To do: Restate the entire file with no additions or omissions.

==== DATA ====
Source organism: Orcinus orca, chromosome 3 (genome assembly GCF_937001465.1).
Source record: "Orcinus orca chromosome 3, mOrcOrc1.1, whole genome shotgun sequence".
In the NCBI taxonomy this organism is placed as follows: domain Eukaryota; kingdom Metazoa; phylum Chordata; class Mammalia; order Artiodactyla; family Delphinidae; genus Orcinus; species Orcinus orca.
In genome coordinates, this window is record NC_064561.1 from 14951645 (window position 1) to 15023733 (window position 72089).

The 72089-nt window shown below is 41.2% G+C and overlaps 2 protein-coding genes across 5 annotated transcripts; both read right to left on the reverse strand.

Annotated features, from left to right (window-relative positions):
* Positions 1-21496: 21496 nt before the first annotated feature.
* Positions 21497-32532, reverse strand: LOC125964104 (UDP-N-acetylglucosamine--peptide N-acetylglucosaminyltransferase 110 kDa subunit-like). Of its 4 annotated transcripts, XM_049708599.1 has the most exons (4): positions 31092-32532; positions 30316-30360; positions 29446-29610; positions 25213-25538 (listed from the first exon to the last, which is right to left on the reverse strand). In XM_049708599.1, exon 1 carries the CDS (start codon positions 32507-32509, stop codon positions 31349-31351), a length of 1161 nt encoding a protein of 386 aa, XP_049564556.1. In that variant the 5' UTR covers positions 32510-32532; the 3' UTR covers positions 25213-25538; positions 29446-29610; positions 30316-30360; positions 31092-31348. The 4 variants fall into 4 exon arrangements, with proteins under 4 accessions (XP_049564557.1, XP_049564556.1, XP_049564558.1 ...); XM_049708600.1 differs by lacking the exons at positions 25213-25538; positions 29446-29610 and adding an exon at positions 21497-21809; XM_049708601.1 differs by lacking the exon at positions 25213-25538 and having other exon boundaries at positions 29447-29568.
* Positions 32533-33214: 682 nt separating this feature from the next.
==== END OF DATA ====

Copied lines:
Source organism: Orcinus orca, chromosome 3 (genome assembly GCF_937001465.1).
Source record: "Orcinus orca chromosome 3, mOrcOrc1.1, whole genome shotgun sequence".
In the NCBI taxonomy this organism is placed as follows: domain Eukaryota; kingdom Metazoa; phylum Chordata; class Mammalia; order Artiodactyla; family Delphinidae; genus Orcinus; species Orcinus orca.
In genome coordinates, this window is record NC_064561.1 from 14951645 (window position 1) to 15023733 (window position 72089).

The 72089-nt window shown below is 41.2% G+C and overlaps 2 protein-coding genes across 5 annotated transcripts; both read right to left on the reverse strand.

Annotated features, from left to right (window-relative positions):
* Positions 1-21496: 21496 nt before the first annotated feature.
* Positions 21497-32532, reverse strand: LOC125964104 (UDP-N-acetylglucosamine--peptide N-acetylglucosaminyltransferase 110 kDa subunit-like). Of its 4 annotated transcripts, XM_049708599.1 has the most exons (4): positions 31092-32532; positions 30316-30360; positions 29446-29610; positions 25213-25538 (listed from the first exon to the last, which is right to left on the reverse strand). In XM_049708599.1, exon 1 carries the CDS (start codon positions 32507-32509, stop codon positions 31349-31351), a length of 1161 nt encoding a protein of 386 aa, XP_049564556.1. In that variant the 5' UTR covers positions 32510-32532; the 3' UTR covers positions 25213-25538; positions 29446-29610; positions 30316-30360; positions 31092-31348. The 4 variants fall into 4 exon arrangements, with proteins under 4 accessions (XP_049564557.1, XP_049564556.1, XP_049564558.1 ...); XM_049708600.1 differs by lacking the exons at positions 25213-25538; positions 29446-29610 and adding an exon at positions 21497-21809; XM_049708601.1 differs by lacking the exon at positions 25213-25538 and having other exon boundaries at positions 29447-29568.
* Positions 32533-33214: 682 nt separating this feature from the next.